Thursday, 13 March 2008

Tuesday, April 28, 1953

W L Pct. GB
Lewiston .... 3 0 1.000 —
Victoria .... 3 1 .750 ½
Calgary ..... 2 1 .667 1
Tri-City .... 2 1 .667 1
Yakima ...... 3 2 .600 1
Wenatchee ... 2 3 .400 2
Edmonton .... 1 2 .333 2
Salem ....... 1 2 .333 2
Vancouver ... 1 3 .250 2½
Spokane ..... 1 4 .200 3

YAKIMA [Victoria Colonist, April 29]—Victoria Tyees lost their first game of the youthful Western International Baseball League season last night at Yakima and dropped out of the lead they took at home last week with a series sweep against Spokane.
Getting steady pitching from Danny “The Lion” Rios, veteran Mexican knuckleballer, and profiting by Tyee mistakes and inability to hit in the clutches, the Bears made a four-run first inning stand up for a 5-2 victory. Almost 2,800 fans saw the Yakima opener.
The teams continue their series tonight and conclude it tomorrow with the Tyees moving to Tri-City Friday for four games before returning home Monday.
Making his second start, Bill Wisneski ran into a hard-luck first inning but pitched creditably from there until taken out for a pinch-hitter in the seventh.
Wisneski walked his only two men of the game in the opening frame and hit one batter. This, combined with two bloop singles, a topped ball down the third-base line which refused to roll foul, and a legitimate single to send four Bears across the plate.
The Tyees, who went into the lead in their first turn when manager Cec Garriott hit a run-scoring triple, had their chances but hit into three double plays and had two runners picked off first base to help end what might have been big innings.
Ron Odekirk banged into the first double play in the second after Joe Clardy had lefd off with a single. In the third, Nap Gully, had failed to get a ball out of the infield, tapped into a twin killing by way of the plate with one out an the bases loaded. And, in the fourth, Sam Brusa was doubled at first with a runner aboard and one out.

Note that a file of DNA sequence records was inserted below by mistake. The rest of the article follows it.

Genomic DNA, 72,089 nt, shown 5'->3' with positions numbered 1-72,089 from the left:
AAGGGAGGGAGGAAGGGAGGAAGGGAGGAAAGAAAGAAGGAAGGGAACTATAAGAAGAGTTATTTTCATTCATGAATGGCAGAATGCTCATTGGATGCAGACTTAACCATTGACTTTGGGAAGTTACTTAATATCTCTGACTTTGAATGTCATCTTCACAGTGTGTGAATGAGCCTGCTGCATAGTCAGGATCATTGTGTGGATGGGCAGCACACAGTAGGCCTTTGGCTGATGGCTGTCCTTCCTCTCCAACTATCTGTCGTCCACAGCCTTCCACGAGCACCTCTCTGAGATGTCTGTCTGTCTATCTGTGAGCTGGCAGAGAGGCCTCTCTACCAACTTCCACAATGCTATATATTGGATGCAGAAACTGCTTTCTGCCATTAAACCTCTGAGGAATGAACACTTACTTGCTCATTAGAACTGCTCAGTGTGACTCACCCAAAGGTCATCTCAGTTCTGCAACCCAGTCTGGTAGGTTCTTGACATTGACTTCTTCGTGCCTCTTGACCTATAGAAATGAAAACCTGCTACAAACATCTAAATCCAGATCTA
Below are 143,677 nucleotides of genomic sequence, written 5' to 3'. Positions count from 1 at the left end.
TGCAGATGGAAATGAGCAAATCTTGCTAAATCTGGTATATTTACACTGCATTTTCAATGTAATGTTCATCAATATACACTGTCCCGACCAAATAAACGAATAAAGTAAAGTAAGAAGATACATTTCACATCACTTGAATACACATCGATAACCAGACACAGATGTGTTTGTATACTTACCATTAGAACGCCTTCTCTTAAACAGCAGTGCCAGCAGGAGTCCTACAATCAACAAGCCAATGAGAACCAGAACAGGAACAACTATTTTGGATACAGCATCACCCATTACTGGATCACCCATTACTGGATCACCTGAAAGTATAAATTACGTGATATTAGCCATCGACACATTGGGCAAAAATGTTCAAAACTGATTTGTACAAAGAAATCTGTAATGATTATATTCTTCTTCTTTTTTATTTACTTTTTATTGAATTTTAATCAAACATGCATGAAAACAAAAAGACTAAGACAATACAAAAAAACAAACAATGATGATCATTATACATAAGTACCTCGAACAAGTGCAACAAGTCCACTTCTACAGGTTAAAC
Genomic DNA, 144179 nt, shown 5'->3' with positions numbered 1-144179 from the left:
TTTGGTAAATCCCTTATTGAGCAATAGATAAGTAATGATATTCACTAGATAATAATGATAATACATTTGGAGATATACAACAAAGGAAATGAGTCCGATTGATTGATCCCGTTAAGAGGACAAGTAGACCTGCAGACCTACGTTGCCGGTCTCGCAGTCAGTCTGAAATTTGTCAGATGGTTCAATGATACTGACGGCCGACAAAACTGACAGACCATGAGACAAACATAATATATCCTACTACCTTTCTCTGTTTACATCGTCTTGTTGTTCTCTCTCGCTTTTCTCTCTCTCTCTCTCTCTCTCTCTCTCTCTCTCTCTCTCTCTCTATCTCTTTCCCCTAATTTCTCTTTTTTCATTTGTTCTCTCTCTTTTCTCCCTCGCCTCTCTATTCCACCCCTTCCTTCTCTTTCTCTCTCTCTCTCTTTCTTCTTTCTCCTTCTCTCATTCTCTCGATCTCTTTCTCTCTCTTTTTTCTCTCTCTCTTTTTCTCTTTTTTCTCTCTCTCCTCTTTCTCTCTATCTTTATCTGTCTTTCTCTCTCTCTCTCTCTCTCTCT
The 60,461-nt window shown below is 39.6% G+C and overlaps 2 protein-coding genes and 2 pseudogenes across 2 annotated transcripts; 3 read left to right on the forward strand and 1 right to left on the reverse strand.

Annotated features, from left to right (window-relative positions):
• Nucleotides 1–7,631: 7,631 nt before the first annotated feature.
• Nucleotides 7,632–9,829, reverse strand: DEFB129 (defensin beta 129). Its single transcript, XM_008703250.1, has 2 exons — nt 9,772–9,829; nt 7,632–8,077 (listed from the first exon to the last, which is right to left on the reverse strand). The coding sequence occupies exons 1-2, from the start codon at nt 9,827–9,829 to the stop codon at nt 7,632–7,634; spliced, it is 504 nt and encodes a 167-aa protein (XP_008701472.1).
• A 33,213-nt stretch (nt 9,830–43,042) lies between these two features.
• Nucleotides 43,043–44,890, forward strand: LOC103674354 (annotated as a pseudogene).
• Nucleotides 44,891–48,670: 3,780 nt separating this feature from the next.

Clardy was picked off first in the sixth with one out and a teammate on second and Odekirk killed a promising threat when he ventured too far off the bag and fell victim to a toss from the canny Rios. The Tyees had a runner on second and with pinch-hitter Chuck Abernathy and Lu Branham following with singles, might have made it interesting. Don Pries fouled out to end the game but, except for Odekirk’s laxity, Garriott would have had a chance to bat with the tying runs aboard.
On the brighter side, the Tyees reeled off there double plays themselves and Zeb Walker, rookie colored southpaw, came up with two hitless innings of relief pitching.
[Rios homered and doubled in three trips to the plate.]
Victoria ............. 100 000 001— 2 8 1
Yakima ............. 400 001 00x— 5 10 3
Wisneski, Walker (7) and Brusa, Martin (8); Rios and Day.

KENNEWICK, April 28 — The Tri-City Braves fell on the offerings of an old teammate, Joe Orrell, Tuesday night for four runs in the first inning to win a Western International League baseball game from Calgary, 4-2.
Orrell gave up two walks and three singles to allow all the Tri-City runs before he was relieved by Bill Stites.
Calgary ... 000 000 011— 2 8 0
Tri-City ... 400 000 00x— 4 8 0
Orrell, Stites (1), Levenson (7) and Bricker; Tanner, Dobernic (7) and Pesut.

LEWISTON, April 28 — Lewiston was out-hit 5-3 but still won the pitchers' duel between the Broncs' Russ Butler and Wenatchee's Rick Botelho Tuesday night to down the Chiefs 2-1 in their first home game of the Western International League baseball season.
Walks made the difference. Butler fanned nine and yielded six scattered walks. Botelho struck out five and walked nine, bunching two of them together to give the Broncs their winning run in the fourth inning.
Wenatchee ..... 000 000 100— 1 5 4
Lewiston ........ 100 100 00x— 2 3 3
Botelho and Stanford; Butler and Neal.

VANCOUVER [Clancy Loranger, Province, April 29]—Beggars, and a winless ball club, can’t be choosers, so Vancouver Caps don’t care what you say today about the manner in which they won a ball game Tuesday night.
The important thing is that they finally made it into the win column, on their fourth try, in the second game of last night’s doubleheader at Cap Stadium.